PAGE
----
Jeb Bush told a group of elite Republicans and libertarians in a speech in Southern California on Sunday night that America is desperate for leaders, and he is the man who can fill that gap in Washington.
“People are desperately looking for is a leader, and I hope you’re looking at him, ” Bush said to Politico reporter Mike Allen in a conversation at the St. Regis Monarch Beach luxury resort, in Dana Point, Calif. The interview was live streamed on Politico’s website.
The event was the Koch Brothers’ summer conference, where Bush was the last of five Republicans invited to speak at the weekend event as officials with the family network laid out their plans to spend $889 million by the end of next year on issue advocacy, higher-education grants and political activity. Marco Rubio, Ted Cruz, Carly Florina and Scott Walker also addressed the conference over the weekend.
It was Bush’s first public appearance since Hillary Clinton blasted him at the allegedly nonpartisan National Urban League meeting in Fort Lauderdale on Friday. Some conservatives criticized the governor for not responding in kind to the Democratic presidential front-runner, but the only question that Allen posed to Bush on Sunday night regarding the former first lady had to do with her issues involving her home-brewed server for her emails when she served as secretary of state from 2008-2012.
“I think it’s a complete, unmitigated disaster,” he said. He then referred to other great security lapses, such as the NSA files released by Edward Snowden and Bradley Manning’s Wikileaks revelations.
“In that environment, for the secretary of state to say it’s OK for me to have a private server, the security’s gonna be great, and then to say there’s no confidential information or nothing related to national security that went on this?” Bush said. “And now we find out that’s not the case? Gee, apart from being wrong, it’s just bad politics for her as well.”
Nobody has raised more money in this presidential campaign than Bush. Right to Rise, his super PAC, brought in more than $111 million for the first six months of the year. And the former Florida governor wasn’t apologizing for a second about being so successful in raising that amount.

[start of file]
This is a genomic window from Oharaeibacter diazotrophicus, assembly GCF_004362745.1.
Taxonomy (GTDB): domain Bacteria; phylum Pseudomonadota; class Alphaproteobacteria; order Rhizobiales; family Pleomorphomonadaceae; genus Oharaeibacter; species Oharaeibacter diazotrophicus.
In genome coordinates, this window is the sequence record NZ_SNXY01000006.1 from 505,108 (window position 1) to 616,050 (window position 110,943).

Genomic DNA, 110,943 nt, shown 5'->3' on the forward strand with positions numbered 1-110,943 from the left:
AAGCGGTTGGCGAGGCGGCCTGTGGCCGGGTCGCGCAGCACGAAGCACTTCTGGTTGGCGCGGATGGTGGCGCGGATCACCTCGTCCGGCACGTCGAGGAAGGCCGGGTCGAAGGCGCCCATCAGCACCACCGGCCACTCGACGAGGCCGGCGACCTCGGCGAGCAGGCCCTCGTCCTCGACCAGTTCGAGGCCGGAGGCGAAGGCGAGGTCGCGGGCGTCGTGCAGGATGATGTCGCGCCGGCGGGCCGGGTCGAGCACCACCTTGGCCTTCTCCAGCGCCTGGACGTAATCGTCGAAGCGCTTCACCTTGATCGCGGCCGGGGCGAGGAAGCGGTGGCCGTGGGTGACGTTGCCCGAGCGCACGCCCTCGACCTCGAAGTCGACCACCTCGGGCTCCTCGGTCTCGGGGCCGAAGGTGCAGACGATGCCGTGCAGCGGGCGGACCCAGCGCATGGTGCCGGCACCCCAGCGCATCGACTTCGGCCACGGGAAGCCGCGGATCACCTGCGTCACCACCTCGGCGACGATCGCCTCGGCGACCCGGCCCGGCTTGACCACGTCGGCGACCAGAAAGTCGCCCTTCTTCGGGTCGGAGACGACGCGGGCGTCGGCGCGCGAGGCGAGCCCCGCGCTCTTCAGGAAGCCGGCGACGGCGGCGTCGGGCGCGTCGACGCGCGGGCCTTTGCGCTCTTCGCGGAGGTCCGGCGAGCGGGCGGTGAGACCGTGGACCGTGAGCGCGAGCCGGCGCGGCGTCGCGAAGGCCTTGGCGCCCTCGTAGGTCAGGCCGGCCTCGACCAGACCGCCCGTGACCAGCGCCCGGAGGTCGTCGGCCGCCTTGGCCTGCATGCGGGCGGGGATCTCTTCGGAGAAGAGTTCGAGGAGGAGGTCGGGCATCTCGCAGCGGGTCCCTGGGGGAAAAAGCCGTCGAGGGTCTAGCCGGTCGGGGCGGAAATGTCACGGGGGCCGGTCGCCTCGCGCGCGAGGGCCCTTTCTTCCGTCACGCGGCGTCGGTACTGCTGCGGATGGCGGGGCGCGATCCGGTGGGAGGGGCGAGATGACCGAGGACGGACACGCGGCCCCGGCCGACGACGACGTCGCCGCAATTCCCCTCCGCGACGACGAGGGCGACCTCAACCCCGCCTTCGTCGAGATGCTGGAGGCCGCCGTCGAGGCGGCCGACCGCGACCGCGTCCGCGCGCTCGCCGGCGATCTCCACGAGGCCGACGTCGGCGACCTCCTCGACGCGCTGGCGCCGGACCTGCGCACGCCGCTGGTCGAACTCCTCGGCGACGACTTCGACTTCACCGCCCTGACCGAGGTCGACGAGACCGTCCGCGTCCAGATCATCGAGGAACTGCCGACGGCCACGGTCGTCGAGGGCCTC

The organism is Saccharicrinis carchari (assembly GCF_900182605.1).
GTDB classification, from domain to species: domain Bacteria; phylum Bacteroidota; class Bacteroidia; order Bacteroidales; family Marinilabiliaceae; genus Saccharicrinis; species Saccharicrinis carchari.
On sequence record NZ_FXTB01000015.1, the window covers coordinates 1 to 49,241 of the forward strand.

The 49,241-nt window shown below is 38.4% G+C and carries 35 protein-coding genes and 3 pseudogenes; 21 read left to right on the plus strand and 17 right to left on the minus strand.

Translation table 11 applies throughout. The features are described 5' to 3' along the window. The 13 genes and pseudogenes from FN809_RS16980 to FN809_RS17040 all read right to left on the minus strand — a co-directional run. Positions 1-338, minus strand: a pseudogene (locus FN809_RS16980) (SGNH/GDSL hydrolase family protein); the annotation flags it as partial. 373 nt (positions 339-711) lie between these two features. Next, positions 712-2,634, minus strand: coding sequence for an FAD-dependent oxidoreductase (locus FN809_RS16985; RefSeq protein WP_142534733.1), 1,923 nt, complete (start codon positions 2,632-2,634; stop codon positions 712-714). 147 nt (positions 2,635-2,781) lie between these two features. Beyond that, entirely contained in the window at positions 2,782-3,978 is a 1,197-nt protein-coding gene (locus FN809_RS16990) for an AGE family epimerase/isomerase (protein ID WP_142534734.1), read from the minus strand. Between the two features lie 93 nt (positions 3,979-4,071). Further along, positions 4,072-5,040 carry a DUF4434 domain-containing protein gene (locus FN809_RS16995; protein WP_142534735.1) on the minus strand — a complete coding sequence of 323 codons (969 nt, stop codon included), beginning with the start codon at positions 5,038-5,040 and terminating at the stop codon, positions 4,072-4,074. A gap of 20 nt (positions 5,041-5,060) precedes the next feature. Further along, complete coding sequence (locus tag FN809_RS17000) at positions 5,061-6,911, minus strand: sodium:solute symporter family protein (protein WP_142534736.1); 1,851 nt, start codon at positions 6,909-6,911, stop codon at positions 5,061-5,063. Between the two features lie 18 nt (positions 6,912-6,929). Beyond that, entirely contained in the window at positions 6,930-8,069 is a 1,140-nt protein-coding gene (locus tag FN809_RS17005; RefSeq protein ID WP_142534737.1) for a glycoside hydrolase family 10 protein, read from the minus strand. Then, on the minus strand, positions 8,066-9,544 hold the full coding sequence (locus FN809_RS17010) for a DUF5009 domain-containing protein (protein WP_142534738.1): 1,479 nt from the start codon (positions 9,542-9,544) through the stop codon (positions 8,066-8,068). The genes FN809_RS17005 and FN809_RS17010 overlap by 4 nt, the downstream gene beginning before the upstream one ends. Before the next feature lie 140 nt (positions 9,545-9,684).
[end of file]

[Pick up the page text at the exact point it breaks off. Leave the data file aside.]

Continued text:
“Money helps. I’m playing by the rules of the game,” he said when asked about his financial prowess. “The way it’s laid out. And if people don’t like it, that’s just tough luck.”
Two weeks ago Bush took on “Mount Washington” in a speech in Tallahassee, where he laid down strict rules about lobbyists that he says he would implement if elected president. But since then, Bush has been accused of hypocrisy, considering how much money he’s received from lobbyists in his campaign. He shrugged in response to a question asked by Allen about that seeming contradiction.
“Maybe they see my leadership skills based on my record, and my capabilities, and they say, I want to see this guy elected,” he responded. “Even if it might make my world a little uncomfortable. They know what my views are about lobbying reform. And if people support me, it’s because I have ideas that give them some confidence that I’m going to make it happen.”
Though he said he wouldn’t commit to raising one dollar in taxes for cutting $10 in spending (a sentiment that all of the 2012 GOP presidential candidates raised their hands to agree to at a debate), he rebuked Allen when the reporter suggested that he was ready to sign Washington tax activists Grover Norquist’s infamous no-tax pledge. “I don’t sign pledges,” he said with authority. “I have the benefit of having a record of cutting taxes, I don’t have to sign pledges. It’s in my core, it’s who I am.”
Bush frequently talks about being a doer, not a talker, boasting about his achievements in Florida, a “purple state,” as he invariably says, though the Legislature was then and remains now solidly Republican. He dismissed recent reports that his economic success in Tallahassee was due to the massive run-up in housing prices — which peaked in Bush’s last year in office, then plunged the state into recession.
He talked about the state’s 4.4 percent growth rate, and as he has done throughout this campaign season, said that he can bring that same level of growth in Washington, though for the first time downgraded it a bit, saying that he’d take 3.75 percent growth. “We should have aspirational goals and then act on it with action and commitment.”